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Red, Blue, and Prickly Purple Across America’s Eight Orange Counties

More than 5.4 million Americans live in eight Orange counties across the United States, including Orange counties within the nation’s four most populous states—California, Texas, Florida, and New York.

The newest Orange counties in California, Texas, and Florida are named for the fruit, although the citrus industry in these places has long since given way to urban and suburban development. 

The older Orange counties—in New York, North Carolina, Vermont, Virginia, Indiana—were named for the Dutch House of Orange, which became the ruling family of England with the 1689 ascension of King William III to the British throne. 

The eight Orange counties are wholly or partially within 16 congressional districts. Nine are now held by Democrats and seven by Republicans. They feature four of the most-watched midterm congressional races on the Nov. 8 ballot.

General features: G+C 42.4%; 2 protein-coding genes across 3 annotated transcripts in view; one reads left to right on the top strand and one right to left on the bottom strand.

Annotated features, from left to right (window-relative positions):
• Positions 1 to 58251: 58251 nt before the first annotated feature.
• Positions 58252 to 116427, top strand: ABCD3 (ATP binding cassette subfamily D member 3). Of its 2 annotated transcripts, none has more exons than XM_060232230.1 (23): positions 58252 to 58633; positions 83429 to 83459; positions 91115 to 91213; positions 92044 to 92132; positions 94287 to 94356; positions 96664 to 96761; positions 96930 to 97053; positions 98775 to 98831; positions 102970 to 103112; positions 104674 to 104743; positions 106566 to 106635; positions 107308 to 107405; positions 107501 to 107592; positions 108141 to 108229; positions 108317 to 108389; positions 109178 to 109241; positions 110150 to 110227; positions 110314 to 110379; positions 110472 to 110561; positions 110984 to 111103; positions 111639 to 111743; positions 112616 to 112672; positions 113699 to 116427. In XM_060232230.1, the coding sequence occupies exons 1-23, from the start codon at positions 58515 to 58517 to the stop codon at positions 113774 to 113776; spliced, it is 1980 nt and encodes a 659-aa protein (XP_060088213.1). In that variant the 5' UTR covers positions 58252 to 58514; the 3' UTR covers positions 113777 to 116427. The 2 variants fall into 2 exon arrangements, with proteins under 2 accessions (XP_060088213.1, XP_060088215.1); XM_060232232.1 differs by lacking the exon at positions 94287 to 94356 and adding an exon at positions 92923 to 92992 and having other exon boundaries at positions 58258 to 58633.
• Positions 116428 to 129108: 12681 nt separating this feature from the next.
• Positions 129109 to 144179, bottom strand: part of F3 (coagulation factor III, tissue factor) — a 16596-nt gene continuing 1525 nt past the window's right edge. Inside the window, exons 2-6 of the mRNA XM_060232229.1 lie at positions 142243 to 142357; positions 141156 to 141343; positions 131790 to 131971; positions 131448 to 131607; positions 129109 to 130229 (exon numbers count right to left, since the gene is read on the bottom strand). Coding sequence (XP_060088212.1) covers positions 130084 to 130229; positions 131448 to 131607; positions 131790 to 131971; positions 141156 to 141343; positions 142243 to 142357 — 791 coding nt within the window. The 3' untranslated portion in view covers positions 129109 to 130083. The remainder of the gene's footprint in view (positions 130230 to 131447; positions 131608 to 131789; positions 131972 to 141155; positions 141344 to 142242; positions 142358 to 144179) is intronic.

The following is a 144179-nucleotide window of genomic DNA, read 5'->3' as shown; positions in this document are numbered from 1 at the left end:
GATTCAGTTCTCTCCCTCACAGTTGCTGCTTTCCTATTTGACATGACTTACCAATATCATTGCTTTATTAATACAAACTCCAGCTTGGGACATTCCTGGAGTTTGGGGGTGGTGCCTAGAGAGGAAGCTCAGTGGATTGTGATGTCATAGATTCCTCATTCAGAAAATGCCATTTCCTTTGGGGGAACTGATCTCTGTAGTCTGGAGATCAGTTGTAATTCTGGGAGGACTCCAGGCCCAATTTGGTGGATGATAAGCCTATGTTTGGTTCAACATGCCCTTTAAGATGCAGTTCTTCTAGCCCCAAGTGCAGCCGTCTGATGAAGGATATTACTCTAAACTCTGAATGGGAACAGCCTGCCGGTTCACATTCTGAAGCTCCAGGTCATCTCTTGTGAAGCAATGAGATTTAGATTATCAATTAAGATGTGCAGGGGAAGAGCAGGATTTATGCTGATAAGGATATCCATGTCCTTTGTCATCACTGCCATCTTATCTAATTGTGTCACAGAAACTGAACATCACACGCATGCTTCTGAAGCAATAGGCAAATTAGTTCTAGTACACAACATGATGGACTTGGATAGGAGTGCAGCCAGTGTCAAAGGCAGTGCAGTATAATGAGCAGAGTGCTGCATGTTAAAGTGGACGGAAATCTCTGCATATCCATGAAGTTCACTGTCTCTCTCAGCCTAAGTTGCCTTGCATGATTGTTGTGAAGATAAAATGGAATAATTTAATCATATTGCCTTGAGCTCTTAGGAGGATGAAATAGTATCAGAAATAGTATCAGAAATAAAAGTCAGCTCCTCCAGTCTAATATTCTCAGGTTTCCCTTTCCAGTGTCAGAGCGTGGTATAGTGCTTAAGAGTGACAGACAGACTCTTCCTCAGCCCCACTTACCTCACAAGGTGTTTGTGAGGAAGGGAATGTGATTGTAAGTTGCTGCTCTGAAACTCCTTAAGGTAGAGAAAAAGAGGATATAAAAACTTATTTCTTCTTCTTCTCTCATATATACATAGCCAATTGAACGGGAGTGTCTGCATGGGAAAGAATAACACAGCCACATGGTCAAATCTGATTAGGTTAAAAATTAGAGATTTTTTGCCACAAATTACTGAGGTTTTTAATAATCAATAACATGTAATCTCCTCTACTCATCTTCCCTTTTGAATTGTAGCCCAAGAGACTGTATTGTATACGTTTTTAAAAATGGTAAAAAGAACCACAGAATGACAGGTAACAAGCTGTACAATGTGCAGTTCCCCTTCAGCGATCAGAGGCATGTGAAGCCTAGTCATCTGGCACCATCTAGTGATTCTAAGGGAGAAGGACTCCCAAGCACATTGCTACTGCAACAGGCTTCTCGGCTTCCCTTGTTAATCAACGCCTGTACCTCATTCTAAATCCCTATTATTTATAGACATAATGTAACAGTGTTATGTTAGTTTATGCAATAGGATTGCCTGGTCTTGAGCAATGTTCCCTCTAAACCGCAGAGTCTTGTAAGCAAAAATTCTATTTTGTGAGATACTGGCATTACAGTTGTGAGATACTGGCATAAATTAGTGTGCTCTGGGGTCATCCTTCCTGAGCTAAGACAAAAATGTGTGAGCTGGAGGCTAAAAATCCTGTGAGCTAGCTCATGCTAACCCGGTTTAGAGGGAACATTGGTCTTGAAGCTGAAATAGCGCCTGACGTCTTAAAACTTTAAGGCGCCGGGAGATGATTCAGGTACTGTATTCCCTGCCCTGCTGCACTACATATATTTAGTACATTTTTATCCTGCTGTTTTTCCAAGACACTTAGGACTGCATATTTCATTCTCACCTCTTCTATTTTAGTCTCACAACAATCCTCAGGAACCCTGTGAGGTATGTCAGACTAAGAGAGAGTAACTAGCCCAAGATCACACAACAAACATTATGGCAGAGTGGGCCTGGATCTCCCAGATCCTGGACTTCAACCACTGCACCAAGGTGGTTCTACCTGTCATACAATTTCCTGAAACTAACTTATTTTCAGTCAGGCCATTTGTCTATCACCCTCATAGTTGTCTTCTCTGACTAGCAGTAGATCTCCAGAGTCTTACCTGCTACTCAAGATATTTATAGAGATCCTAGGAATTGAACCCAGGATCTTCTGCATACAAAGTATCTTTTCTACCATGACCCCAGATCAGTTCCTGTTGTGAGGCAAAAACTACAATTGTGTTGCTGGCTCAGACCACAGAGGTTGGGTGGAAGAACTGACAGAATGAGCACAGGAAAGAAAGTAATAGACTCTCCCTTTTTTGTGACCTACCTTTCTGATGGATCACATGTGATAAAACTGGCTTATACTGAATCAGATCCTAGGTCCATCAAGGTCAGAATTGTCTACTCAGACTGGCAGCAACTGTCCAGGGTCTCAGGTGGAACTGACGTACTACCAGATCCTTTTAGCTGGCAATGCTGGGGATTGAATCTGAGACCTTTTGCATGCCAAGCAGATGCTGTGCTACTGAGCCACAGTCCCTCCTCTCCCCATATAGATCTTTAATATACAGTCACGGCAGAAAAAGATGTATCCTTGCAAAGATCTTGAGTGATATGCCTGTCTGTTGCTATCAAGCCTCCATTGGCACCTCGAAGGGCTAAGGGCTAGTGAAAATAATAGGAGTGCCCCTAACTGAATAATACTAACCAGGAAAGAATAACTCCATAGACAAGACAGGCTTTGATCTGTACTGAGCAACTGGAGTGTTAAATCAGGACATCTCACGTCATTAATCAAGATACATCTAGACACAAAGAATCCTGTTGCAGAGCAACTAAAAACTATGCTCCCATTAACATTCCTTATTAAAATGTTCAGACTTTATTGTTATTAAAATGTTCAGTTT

California’s and Florida’s Orange counties include Disneyland in Anaheim, California, and Disney World in Orlando, Florida. Their combined 4.6 million population and 10 congressional districts comprise the bulk of residents of America’s Orange counties.

The other six Orange counties’ populations amount to about 800,000 people with about half of that number in New York’s “original Orange County,” as locals will correctly point out. 

Congressional races in New York’s and Virginia’s Orange counties, and two in California’s Orange County, are expected to be competitive on Nov. 8. A previously purple congressional district in Florida’s Orange County is no longer likely competitive following post-2020 Census redistricting, joining slam-dunk contests in North Carolina, Vermont, Texas, and Indiana Orange counties.